Wyle Laboratories, Inc.

B-413989: Dec 5, 2016

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Wyle Laboratories, Inc., of Lexington Park, Maryland, protests the issuance of a task order by the Department of the Navy, Naval Air Systems Command, Naval Air Warfare Center Aircraft Division (NAVAIR), to Booz Allen Hamilton, Inc., of McLean, Virginia, under request for proposals (RFP) No. N68335-15-R-0343, for comprehensive life cycle and sustainment support services. The solicitation contemplated the issuance of a task order against an existing multiple-award indefinite-delivery, indefinite-quantity (IDIQ) contract known as the General Services Administration's (GSA) One Acquisition Solution for Integrated Services (OASIS) contract. Wyle challenges the agency's evaluation and source selection decision.

We dismiss the protest because it is not within our jurisdiction.

Decision

Matter of:  Wyle Laboratories, Inc.

File:  B-413989

Date:  December 5, 2016

Lee P. Curtis, Esq., Andrew E. Shipley, Esq., Seth H. Locke, Esq., and Andrew J. Victor, Esq., Perkins Coie LLP, for the protester.
Marcia G. Madsen, Esq., Cameron S. Hamrick, Esq., Roger V. Abbott, Esq., Polly A. Myers, Esq., and David F. Dowd, Esq., Mayer Brown LLP, for Booz Allen Hamilton, Inc., the intervenor.
Caroline Cobb, Esq., Robin Ray Coll, Esq., and Jessica K. Eddy, Esq., Department of the Navy, for the agency.
Heather Weiner, Esq., and Jennifer D. Westfall-McGrail, Esq., Office of the General Counsel, GAO, participated in the preparation of the decision.

DIGEST

Protester’s challenge to the issuance of a task order to another offeror is dismissed because the statutory grant of jurisdiction to the Government Accountability Office to consider protests in connection with task and delivery orders valued above $10 million, issued under civilian agency multiple-award indefinite-delivery, indefinite‑quantity contracts, has expired.

DECISION

Wyle Laboratories, Inc., of Lexington Park, Maryland, protests the issuance of a task order by the Department of the Navy, Naval Air Systems Command, Naval Air Warfare Center Aircraft Division (NAVAIR), to Booz Allen Hamilton, Inc., of McLean, Virginia, under request for proposals (RFP) No. N68335-15-R-0343, for comprehensive life cycle and sustainment support services.  The solicitation contemplated the issuance of a task order against an existing multiple‑award indefinite-delivery, indefinite‑quantity (IDIQ) contract known as the General Services Administration’s (GSA) One Acquisition Solution for Integrated Services (OASIS) contract.  Wyle challenges the agency’s evaluation and source selection decision.

We dismiss the protest because it is not within our jurisdiction.

On November 15, 2015, the Navy issued the RFP under the provisions of Federal Acquisition Regulation subpart 16.5 to existing OASIS contractor holders, including Wyle and Booz Allen, to procure life cycle logistics and sustainment support services for the F-35 Lightning II Joint Program Office.  Agency Dismissal Request at 1.  The solicitation anticipated the issuance of a single cost-plus-fixed-fee, level‑of-effort task order, on a best-value basis, for a base year, with four 12‑month options.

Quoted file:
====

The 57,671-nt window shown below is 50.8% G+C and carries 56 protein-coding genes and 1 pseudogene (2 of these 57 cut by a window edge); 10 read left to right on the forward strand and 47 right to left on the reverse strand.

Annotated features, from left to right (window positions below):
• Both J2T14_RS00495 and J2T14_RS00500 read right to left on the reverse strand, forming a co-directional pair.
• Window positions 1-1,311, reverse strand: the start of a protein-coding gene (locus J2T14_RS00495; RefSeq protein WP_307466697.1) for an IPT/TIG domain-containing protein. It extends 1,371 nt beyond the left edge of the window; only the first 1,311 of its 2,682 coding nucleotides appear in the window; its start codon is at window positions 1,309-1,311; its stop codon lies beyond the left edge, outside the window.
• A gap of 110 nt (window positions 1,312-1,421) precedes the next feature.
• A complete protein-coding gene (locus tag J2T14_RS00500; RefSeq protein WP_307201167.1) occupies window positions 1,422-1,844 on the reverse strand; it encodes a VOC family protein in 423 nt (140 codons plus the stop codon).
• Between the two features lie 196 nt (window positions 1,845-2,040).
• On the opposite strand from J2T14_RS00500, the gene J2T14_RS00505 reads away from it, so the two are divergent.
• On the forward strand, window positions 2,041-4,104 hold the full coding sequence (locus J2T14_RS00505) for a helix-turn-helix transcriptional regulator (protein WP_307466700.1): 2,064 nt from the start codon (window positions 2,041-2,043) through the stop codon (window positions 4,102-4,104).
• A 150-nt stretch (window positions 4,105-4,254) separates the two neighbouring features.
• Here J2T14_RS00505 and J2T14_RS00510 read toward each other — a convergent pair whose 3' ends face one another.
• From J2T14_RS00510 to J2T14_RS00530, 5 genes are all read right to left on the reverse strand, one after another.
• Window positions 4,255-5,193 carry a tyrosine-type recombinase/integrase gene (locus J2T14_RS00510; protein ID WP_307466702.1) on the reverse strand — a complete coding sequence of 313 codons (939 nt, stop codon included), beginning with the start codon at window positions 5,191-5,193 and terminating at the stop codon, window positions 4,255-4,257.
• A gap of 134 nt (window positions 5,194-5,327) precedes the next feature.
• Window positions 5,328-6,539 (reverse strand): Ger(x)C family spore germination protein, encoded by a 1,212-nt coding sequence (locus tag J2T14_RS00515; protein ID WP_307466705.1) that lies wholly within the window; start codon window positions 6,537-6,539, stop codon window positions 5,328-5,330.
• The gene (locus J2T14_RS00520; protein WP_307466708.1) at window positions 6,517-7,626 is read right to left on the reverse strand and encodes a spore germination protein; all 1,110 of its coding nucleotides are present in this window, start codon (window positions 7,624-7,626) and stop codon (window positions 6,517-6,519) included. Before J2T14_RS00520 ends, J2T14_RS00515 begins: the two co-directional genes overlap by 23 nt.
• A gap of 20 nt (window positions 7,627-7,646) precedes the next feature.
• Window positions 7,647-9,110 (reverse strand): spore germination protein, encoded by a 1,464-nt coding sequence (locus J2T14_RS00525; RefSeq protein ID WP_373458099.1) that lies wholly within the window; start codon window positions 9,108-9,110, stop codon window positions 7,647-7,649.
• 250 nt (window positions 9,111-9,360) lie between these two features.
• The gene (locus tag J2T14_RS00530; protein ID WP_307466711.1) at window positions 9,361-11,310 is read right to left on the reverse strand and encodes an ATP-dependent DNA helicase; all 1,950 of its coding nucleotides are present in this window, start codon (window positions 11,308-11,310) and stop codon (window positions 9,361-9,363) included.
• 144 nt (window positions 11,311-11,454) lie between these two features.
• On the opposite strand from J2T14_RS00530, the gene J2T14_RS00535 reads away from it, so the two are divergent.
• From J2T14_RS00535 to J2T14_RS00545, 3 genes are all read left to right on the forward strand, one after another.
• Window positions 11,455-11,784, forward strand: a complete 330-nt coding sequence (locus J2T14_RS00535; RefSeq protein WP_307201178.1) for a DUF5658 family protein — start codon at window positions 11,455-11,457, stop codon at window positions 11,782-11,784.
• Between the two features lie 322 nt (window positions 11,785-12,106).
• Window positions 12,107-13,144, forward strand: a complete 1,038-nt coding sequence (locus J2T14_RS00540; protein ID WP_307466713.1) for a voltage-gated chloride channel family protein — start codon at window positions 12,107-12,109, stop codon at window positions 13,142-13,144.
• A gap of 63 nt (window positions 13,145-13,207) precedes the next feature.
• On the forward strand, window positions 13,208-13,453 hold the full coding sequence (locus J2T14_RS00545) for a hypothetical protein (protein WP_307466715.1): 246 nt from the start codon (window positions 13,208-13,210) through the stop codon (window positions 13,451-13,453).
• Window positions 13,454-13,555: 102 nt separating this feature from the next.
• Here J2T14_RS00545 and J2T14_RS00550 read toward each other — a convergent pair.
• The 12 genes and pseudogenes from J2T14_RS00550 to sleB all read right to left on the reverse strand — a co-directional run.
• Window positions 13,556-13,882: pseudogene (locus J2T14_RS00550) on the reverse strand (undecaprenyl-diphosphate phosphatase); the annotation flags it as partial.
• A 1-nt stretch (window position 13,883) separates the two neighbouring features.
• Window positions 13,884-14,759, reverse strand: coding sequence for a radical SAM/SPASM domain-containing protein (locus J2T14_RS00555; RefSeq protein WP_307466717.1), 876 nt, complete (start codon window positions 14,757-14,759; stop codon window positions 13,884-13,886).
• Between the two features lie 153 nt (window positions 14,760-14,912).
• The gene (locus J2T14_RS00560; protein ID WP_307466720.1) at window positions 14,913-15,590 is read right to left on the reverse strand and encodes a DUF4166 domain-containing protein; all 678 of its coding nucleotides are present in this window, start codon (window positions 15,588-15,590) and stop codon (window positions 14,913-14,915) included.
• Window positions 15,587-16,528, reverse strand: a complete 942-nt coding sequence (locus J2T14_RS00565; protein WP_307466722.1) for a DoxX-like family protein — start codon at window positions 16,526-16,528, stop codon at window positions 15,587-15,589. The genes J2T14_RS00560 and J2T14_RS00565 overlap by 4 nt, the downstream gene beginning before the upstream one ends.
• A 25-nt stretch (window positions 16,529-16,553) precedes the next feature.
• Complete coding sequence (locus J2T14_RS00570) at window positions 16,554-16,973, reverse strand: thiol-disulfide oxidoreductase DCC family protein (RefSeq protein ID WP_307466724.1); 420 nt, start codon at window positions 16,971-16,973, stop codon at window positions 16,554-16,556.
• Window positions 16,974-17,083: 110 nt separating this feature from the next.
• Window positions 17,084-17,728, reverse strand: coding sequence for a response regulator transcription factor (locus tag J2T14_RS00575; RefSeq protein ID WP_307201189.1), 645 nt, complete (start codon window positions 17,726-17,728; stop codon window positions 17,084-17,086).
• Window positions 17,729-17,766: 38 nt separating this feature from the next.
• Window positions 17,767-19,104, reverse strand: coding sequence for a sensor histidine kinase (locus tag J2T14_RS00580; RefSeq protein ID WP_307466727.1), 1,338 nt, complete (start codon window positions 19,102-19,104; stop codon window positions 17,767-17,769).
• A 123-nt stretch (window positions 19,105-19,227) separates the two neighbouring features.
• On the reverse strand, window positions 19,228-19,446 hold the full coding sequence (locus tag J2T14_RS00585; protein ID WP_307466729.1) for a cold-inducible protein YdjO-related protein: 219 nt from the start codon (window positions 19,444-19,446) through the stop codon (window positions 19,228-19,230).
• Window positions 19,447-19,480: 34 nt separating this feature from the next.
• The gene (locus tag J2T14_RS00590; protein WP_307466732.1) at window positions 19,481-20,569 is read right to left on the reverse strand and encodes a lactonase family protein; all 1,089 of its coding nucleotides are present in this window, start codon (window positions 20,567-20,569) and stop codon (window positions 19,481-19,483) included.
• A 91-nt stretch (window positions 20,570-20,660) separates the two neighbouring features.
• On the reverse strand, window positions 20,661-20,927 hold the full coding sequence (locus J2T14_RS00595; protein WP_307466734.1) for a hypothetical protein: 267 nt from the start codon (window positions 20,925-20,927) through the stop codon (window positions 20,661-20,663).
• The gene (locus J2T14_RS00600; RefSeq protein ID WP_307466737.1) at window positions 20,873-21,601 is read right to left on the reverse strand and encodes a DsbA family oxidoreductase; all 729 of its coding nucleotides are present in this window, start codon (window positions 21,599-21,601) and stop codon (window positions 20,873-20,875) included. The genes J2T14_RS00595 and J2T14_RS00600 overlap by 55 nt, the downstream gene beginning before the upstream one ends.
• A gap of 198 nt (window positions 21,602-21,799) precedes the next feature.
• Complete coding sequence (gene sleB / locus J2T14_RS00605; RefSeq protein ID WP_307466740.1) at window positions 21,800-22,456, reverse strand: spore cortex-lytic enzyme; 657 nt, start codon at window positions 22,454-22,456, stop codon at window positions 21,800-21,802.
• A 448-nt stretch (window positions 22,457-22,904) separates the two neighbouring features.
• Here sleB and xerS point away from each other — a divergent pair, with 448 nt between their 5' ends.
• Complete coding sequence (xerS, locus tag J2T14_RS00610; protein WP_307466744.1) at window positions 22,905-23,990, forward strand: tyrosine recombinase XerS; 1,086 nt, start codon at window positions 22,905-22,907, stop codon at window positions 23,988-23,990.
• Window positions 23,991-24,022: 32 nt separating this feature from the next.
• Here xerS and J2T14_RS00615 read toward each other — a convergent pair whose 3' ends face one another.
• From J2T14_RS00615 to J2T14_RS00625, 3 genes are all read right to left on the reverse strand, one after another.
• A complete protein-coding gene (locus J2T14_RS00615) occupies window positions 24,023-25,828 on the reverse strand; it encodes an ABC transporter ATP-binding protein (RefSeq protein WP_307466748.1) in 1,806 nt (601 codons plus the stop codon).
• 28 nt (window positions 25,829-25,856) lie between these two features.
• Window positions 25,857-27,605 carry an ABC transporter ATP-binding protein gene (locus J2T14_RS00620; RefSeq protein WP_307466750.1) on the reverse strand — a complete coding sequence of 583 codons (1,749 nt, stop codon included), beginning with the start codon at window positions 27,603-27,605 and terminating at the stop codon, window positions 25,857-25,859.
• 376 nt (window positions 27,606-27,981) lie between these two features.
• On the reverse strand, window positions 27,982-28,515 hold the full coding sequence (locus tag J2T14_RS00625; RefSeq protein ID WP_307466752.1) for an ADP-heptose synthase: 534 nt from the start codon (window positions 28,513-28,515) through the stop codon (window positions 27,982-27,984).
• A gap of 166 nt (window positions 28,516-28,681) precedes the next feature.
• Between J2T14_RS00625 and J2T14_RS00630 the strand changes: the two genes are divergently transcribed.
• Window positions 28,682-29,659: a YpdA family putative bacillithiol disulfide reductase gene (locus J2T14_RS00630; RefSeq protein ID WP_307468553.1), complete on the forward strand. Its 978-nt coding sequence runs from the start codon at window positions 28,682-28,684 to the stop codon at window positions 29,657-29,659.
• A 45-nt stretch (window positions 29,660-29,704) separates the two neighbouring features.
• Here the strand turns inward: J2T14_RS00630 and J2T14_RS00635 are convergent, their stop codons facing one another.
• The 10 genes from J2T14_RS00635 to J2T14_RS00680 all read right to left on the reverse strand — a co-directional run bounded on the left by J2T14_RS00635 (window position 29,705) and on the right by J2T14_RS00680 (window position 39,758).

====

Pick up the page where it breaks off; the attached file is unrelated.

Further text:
On September 28, the Navy notified Wyle that a task order, valued at approximately $145 million, had been issued to Booz Allen.  Protest, Exh. 2, Award Notice, at 1.  On October 12, Wyle filed this protest challenging the award.  In response, both the agency and intervenor seek dismissal of the protest, arguing that our jurisdiction to hear the protest, which is grounded in the Federal Acquisition Streamlining Act (FASA), has expired.  For the reasons discussed below, we agree that GAO’s jurisdiction to hear the protest has lapsed, and dismiss the protest on this basis.

GAO’s jurisdiction to hear protests in connection with orders issued under the authority and procedures established by Title 41 of the United States Code, valued in excess of $10 million, expired on September 30, 2016.[1]  Pub. L. No. 112-81, 125 Stat. 1298, 1491 (2011).[2]  Accordingly, as of October 1, 2016, our Office no longer has jurisdiction to hear protests of orders issued against task and delivery order contracts entered into by civilian agencies under Title 41, i.e., multiple-award IDIQ contracts awarded by civilian agencies.  See Analytic Strategies LLC; Gemini Indus., Inc., supra, at 3, and HP Enter. Services, LLC, supra, at 3.

Here, there is no reasonable dispute that Wyle is challenging the issuance of a task order issued against a multiple-award IDIQ contract vehicle (i.e., OASIS) awarded by GSA, a civilian agency, under the authority and procedures set forth in Title 41.  Further, there is no dispute that the protest at issue was filed after September 30, 2016, when our jurisdiction to consider such protests expired.  In short, Wyle filed its protest after the sunset of our jurisdiction to resolve protests in connection with task and delivery orders issued under civilian agency IDIQ contracts.